e-patient Dave tells patients and docs to wise up on evidence

E-patient Dave (Dave deBronkart, diagnosed two years ago with stage 4 kidney cancer), blogs today under the headline, “e-Patients and doctors both, wise up. If you haven’t already.” If you don’t know about Dave, you should. He’s one of the hottest speakers at health care meetings these days. He begins today’s blog:


“I’ve only been studying healthcare for two years – far less than most people on this blog – and I hesitate to be overly assertive. But I have, finally, reached the point where I feel confident in citing cases where people are simply being unscientific: ignoring evidence. That’s always hazardous, and it becomes insidious when it’s caused by a blind, unquestioning belief in our institutions.”

One of those institutions, he points out, is the peer-review system. He quotes Richard Smith, longtime editor of the British Medical Journal, who wrote in the Journal of Participatory Medicine:

“…evidence on the upside of peer review is sparse, while evidence on the downside is abundant. We struggle to find convincing evidence of its benefit, but we know that it is slow, expensive, largely a lottery, poor at detecting error, ineffective at diagnosing fraud, biased, and prone to abuse. Sadly we also know–from hundreds of systematic reviews of different subjects and from studies of the methodological and statistical standards of published papers–that most of what appears in peer-reviewed journals is scientifically weak.”

Finally, Dave plugged our project, which he calls a “wise-up tool.”

Read his entire column. I’ve only given you a few points from it.

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e-Patient Dave

June 11, 2010 at 2:00 pm

Thanks for the link, Gary.
Y’know, it’s funny – for everyone I know who talks about the value of reliable health information, the intention is to weed out crap by thinking smarter, but it’s relatively rare to see people who are scrutinizing “What do we mean by ‘smart’?”
That’s the metric that underlies informed decision making, at both the individual level and the policy level. That’s where you come in…

Gregory D. Pawelski

June 12, 2010 at 9:34 am

I can empathize with David about peer review standards. Recent disclosures of fraudulent or flawed studies in professional medical journals have called into question the merits of their peer-review system. Passing peer-review is not the scientific equivalent of the Good Housekeeping seal of approval. They do not control the world’s information flow.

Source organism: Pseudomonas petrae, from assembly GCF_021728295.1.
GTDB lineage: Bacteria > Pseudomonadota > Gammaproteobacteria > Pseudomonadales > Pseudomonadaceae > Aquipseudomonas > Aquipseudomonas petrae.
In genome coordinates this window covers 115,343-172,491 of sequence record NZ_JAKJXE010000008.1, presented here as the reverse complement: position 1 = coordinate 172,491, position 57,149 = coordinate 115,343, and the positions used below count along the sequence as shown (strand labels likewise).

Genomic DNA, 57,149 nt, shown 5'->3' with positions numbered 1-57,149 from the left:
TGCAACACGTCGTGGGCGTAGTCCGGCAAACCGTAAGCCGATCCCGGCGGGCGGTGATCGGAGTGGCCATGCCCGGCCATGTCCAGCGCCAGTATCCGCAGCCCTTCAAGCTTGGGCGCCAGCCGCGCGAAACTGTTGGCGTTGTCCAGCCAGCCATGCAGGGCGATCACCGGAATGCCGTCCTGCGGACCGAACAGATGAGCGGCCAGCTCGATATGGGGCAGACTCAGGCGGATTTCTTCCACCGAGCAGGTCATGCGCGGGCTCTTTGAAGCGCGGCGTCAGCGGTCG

Peer review lacks consistent standards. A peer reviewer often spends about four hours reviewing research that may have taken months or years to complete, but the amount of time spent on a review and the expertise of the reviewer can differ greatly.
The power of the internet is amazing. All papers can be viewed on internet websites, not just those that would selectively be handled by so-called peer-reviewed journals. Papers are sent to so-called first rate journals. Get it peer-reviewed. If they are accepted, great. If not, up it goes on the internet. And the information gets out there even more quickly and effectively than it would have been had the journal done the right thing and publish what are very good and important papers.
Release of news about medical findings is among the most tightly managed in the country. Journals control when the public learns about findings by setting dates when the research can be published (if they allow them published at all). They impose severe restrictions on what authors can say publicly, even before they submit a manuscript, and they have penalized authors for infractions by refusing to publish their papers.
Journal Editors are the “gatekeepers” of information (only information that they allow). What’s that saying, “if peer-review were a drug, it would never be marketed.” Peer-review is nothing but a form of vetting (whether it be anger, jealousy, or whatever). Reviewers are in fact often competitors of the authors of the papers they scrutinize, raising potential conflicts of interest.
Such problems are far more embarrassing for journals because of their claims for the superiority of their system of editing. Journal Editors do not routinely examine authors’ scientific notebooks, they rely on peer reviewers’ criticisms.
Then there is the problem with respected cancer journals publishing articles that identify safer and more effective treatment regimens, yet few oncologists are incorporating these synergistic methods into their clinical practice. Because of this, cancer patients often suffer through chemotherapy sessions that do not integrate all possibilities.
These are the major flaws in the system of peer-reviewed science. All the more reason why journalists should avoid relying on the latest studies for medical news coverage.